In either case, the race in Nevada is likely to be a high-profile race in 2016 and, while Republicans will consider it a priority, Democrats also have reason to be optimistic:

Reid’s decision, like the 2010 retirement of Connecticut Senator Chris Dodd, may be one of the rare cases in which an open seat is easier for a party to defend than the incumbent. Nevada has been swinging strongly Democratic in presidential years, as the party’s machinery turns out Hispanic votes and wins by landslide margins in Clark County, which includes Las Vegas. Barack Obama won the state twice; even John Kerry had strongly competed for it, losing by only 2.6 percentage points. The Democratic turnout in 2012 was strong enough to nearly defeat appointed Senator Dean Heller, even after his Democratic opponent was dogged by a congressional ethics probe. (Like most such probes, it made headlines then sputtered out.)

Had Reid run for re-election, he probably would have been the overwhelming favorite notwithstanding what would have been a large Republican effort to unseat him yet again. With him out of the race, Republicans have an opportunity for a pickup but it’s far from certain and much will depend on which candidate they pick and which way the political winds are blowing two years from now.

In addition to the battle for a Senate seat, Reid’s retirement will also set off a battle at the top of the Democratic Caucus. Illinois Senator Dick Durbin is second in line to Reid in his position as Senate Minority Whip, but New York’s Chuck Schumer could end up posing a challenge to Durbin when it comes to time for Democrats to select a new leader in November 2016. This will be especially true if the Democrats manage to regain control of the Senate, but even if they remain in minority status it’s likely that Durbin and Schumer will be skirmishing with each other to gain favor with the caucus between now and then. That challenge will, in turn, set off battles further on down the line as other long-serving members of the Democratic caucus seek to move up the line. In any case, it’s safe to say that Reid’s retirement is a big political earthquake that Washington and Nevada will be dealing with for some time to come.


FILED UNDER: 2016 Election, Congress, US Politics, , , , , , , , , , , , , , , , , , , , , , ,
Doug Mataconis
About Doug Mataconis
Doug Mataconis held a B.A. in Political Science from Rutgers University and J.D. from George Mason University School of Law. He joined the staff of OTB in May 2010 and contributed a staggering 16,483 posts before his retirement in January 2020. He passed far too young in July 2021.


  1. Rodney Dill says:

    I had to laugh when I checked the article and found it paired with this ad.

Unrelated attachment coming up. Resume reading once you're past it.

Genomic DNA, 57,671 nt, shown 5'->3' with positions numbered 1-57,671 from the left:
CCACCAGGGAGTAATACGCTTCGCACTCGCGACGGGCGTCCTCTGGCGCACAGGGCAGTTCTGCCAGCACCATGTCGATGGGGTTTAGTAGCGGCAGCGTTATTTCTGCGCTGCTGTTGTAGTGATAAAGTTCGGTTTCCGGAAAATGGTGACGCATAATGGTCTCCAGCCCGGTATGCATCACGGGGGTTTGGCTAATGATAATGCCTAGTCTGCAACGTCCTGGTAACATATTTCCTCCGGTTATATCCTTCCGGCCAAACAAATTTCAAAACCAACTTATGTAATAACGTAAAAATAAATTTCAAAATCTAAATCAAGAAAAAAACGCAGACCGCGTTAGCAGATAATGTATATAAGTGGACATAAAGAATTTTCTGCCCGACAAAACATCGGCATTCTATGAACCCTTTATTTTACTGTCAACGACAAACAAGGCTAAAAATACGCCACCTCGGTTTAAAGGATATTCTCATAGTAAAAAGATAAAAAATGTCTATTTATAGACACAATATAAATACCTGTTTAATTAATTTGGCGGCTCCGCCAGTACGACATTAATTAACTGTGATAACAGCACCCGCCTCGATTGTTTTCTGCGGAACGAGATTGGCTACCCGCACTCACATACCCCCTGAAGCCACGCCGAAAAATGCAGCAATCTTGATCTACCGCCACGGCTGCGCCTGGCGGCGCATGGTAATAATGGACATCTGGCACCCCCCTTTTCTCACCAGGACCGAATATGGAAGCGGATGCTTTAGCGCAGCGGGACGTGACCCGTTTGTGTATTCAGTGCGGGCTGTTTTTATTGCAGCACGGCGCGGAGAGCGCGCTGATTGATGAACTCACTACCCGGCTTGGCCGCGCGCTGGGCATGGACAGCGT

hard and joyful

  2. HarvardLaw92 says:

    Speaking as a New Yorker, I would prefer someone other than Chuck Schumer …

  3. stonetools says:


    What’s the problem with Chuck? A lot of liberals think he is too cozy with Wall Street, but I figure that probably isn’t your reason:-).

    The good thing is that Schumer ( and Durbin too) will be in safe seats where they don’t have to worry about losing, especially in non-Presidential years.

    Also, do any Illnionis folk want to weigh in on the merits or demerits of Durbin? And does Patty Murray have a shot?
    Lastly, I just want to thank Harry Reid for his service. It can’t have been easy , leading a fractious Senate Democratic caucus against the party of pyschopaths. For the next 22 months, Harry… give ’em hell.

  4. HarvardLaw92 says:

    @stonetools: I just don’t think his style lends itself to being an effective caucus leader. I know and like him personally, but I don’t think he’s our best candidate for the position.

  5. al-Ameda says:

    A chance for different leadership.

    I like Senator Schumer, he is smart and, like Harry Reid, unafraid of the Republican Party.

  6. Pinky says:

    I notice that the picture gives him a giant halo, just like the…um…nobody thinks of Reid.

  7. humanoid.panda says:

    @Pinky: Given that he was instrumental in passing the biggest advance in obtaining a federal health insurance guarantee for all Americans in fifty years, he deserves all the halos he can get.

  8. humanoid.panda says:

    @humanoid.panda: Also of not: alongside Pelosi, Reid was instrumental in stopping Bush’s Social Security privatization attempt. Given that this happened in the midst of an epic bubble, those two probably rescued the American political system from an unimaginable cataclysm.

  9. Tillman says:

    @Pinky: Come on, do you have no eye for art?!